Is 2017 a tipping point for ESG in institutional real estate? The latest GRESB numbers suggest it could be
A record 850 property companies, real estate investment trusts (REITs), funds, and developers participated in the 2017 GRESB Real Estate Assessment, representing 77,000 assets and over $3.7trn (€3.1trn) in assets under management (see GRESB real estate assessment 2017).
To add some market context to those numbers, the dataset includes 23 of the top 50 REITs in the US, and 75% of IPE’s Top 100 Real Estate Investment Managers ranking (participating with at least one fund). Additionally, with the introduction of the new public disclosure ranking, the data has 100% coverage of the FTSE EPRA/NAREIT Developed index and 100% of the GPR 250 index.
This comprehensive data of industry-specific environment, social and governance (ESG) information, combined with a stable group of participants since the inaugural assessment in 2009, means we can now develop insights in several new directions.
First, we are well-positioned to track the performance of the sector against key national and policy goals such as the United Nations Sustainable Development Goals (UN SDGs) and the Paris Climate Agreement. Second, we can start to set targets based on a bottom-up analysis of asset level data per country and region. And third, we can meaningfully assess the link between financial and ESG performance (see GRESB participants aligned with UN SDG target).
The outcomes of the assessment are reflected in a GRESB score, which is a combination of management/policy (28% weight) and implementation/measurement (72% weight). In 2017, the global GRESB score is 63 (out of 100), an increase of three points from 2016.
Consistent with previous years, real estate companies and funds that have been early adopters in reporting to GRESB outperform those that start later (see Continuous reporting leads to improved results). But the rate of increase year on year is slowing because many top performers find they have already made the most obvious improvements. It is also notable that, as sustainability practices have spread throughout the market, first-year participants are starting with an increasingly higher GRESB score.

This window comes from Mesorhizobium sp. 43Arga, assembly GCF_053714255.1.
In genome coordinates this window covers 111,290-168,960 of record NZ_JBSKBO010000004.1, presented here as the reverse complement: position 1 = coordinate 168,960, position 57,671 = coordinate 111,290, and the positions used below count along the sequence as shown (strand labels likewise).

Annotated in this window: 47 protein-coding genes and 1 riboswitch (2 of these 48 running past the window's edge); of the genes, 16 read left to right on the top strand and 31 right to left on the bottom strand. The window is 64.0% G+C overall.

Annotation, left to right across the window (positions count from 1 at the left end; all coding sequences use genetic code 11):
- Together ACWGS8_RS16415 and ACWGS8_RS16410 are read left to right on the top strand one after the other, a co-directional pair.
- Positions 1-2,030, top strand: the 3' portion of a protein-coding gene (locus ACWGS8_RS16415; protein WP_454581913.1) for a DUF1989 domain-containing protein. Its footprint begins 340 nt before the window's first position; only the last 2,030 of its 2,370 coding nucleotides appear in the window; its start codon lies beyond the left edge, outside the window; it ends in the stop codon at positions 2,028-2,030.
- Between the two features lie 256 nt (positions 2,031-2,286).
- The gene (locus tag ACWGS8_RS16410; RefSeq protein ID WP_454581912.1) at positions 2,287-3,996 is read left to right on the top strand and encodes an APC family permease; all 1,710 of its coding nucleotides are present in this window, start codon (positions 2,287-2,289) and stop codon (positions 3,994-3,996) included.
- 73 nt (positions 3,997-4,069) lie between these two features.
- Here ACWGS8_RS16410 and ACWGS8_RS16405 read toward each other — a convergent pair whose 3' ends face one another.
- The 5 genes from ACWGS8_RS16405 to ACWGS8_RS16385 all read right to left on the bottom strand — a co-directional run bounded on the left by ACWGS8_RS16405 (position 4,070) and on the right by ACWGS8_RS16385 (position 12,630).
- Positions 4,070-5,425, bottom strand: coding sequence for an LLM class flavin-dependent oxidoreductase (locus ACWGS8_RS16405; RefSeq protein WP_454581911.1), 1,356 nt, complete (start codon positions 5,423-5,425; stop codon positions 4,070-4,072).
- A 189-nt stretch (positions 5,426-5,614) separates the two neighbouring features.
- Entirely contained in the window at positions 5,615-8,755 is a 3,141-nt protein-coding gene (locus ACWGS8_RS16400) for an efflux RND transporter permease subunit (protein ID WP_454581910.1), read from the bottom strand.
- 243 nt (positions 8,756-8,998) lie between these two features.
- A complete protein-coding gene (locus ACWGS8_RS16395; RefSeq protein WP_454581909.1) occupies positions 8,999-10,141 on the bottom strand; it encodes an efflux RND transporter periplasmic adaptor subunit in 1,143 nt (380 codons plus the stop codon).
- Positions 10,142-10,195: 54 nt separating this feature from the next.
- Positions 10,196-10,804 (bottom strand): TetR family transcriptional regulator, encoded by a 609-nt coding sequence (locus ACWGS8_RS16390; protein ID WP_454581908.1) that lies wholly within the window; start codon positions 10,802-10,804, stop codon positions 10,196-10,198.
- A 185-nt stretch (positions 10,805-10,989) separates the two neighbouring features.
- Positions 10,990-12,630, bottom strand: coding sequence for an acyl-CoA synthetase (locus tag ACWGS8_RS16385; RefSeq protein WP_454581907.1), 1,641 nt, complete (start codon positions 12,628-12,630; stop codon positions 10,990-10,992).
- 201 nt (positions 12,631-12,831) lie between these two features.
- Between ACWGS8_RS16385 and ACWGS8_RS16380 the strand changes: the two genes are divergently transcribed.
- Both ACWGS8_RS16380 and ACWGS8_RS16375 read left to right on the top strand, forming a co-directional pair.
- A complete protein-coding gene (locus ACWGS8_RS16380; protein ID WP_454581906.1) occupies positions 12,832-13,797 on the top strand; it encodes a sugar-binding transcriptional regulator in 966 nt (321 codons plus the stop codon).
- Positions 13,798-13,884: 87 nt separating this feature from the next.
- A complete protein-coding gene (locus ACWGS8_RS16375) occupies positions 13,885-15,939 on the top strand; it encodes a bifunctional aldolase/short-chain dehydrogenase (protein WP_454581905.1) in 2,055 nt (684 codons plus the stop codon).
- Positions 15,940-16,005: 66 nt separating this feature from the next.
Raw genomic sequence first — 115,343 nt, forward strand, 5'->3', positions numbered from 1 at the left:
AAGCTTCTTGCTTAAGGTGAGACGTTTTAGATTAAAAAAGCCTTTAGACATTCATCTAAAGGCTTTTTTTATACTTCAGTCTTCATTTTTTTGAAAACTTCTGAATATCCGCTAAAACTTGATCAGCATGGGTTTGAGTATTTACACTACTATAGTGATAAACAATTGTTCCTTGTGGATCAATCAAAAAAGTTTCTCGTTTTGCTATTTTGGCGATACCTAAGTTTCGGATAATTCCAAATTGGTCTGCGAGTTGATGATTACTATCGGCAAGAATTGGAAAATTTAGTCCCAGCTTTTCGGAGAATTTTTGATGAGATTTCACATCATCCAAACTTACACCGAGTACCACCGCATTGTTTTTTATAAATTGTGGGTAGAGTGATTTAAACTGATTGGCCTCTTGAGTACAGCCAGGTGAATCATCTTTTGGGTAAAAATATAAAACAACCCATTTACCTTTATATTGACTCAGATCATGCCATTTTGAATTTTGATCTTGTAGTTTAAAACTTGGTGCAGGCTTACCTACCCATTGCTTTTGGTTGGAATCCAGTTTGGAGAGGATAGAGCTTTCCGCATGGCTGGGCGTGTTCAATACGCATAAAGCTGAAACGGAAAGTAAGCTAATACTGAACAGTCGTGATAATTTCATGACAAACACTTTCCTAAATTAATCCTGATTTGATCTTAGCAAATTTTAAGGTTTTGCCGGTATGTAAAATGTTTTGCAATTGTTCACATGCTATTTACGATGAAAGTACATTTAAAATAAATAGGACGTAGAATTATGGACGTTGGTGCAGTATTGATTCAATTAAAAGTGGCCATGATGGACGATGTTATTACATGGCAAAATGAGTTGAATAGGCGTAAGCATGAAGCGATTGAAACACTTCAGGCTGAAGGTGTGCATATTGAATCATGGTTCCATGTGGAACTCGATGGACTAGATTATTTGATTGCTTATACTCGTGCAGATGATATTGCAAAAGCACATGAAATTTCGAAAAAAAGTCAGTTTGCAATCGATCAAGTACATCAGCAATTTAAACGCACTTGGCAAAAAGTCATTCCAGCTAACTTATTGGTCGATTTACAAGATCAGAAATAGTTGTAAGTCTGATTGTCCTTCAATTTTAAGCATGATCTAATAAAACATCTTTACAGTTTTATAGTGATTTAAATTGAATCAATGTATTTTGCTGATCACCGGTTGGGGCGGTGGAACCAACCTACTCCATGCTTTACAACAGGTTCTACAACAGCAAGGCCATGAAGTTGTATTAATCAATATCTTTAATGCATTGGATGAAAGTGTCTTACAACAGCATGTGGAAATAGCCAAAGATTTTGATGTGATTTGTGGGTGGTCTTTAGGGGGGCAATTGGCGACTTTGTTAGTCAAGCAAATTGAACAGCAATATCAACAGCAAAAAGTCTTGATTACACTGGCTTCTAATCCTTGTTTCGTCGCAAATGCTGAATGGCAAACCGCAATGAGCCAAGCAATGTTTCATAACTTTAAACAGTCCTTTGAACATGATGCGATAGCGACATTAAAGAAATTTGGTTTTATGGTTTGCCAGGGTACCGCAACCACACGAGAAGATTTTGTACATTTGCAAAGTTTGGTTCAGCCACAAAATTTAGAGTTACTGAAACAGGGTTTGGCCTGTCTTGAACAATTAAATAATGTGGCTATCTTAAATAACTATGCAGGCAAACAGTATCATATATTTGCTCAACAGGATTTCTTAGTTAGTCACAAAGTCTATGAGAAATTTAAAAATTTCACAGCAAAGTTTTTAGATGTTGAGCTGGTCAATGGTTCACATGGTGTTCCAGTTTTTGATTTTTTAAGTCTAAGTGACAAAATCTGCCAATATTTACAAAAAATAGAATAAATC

The result is a smaller gap in GRESB scores between the top 10% and bottom 10% of reporting entities (this multiple is 3.5x, down from 3.9x in 2016). A similar narrowing can be seen when comparing the difference in performance between regions, and between listed and private entities. For the seventh year in a row, Australia/New Zealand outperforms the other regions – but in 2017 the gap has narrowed. In the same manner, while listed companies still achieve a higher average GRESB score than private entities (66 compared with 62), in 2017 the difference in scores is smaller than in previous years (see GRESB score for private versus listed entities).
This year we looked back at data from participants that have consistently reported to GRESB since 2012. The trends show a significant shift in practice over the past five years. Here are some examples:
• In 2012, 24% of participants collected energy data. In 2017, it is 60%;
• In 2012, 23% of participants have sustainability clauses in their lease contracts. In 2017, it is 80%;
• In 2012, 46% of participants incorporated sustainable factors in their board of directors. In 2017, itis 78%;
• In 2012, 22% of participants distributed tenant engagement guides. In 2017, it is 63%;
• In 2012, 37% of participants organised tenant engagement meetings. In 2017, it is 76%;
• In 2012, 10% of participants included health and well-being indicators in their environmental policies. In 2017, 30% made voluntary reports against a standalone health and well-being module consisting of 10 dedicated indicators.
The trends tell the story of a sector that has made rapid progress in data availability, understanding tenant spaces, tenant engagement and ESG integration. It is a story which only gets stronger when you consider the fact that the 2012 cohort was composed of sustainability pioneers. What is more, with like-for-like reductions in CO2 emissions, water use, landfill waste and energy consumption over six consecutive years, it is clear that the shifts in business practice have not only resulted in better transparency and engagement, but also in tangible performance improvements.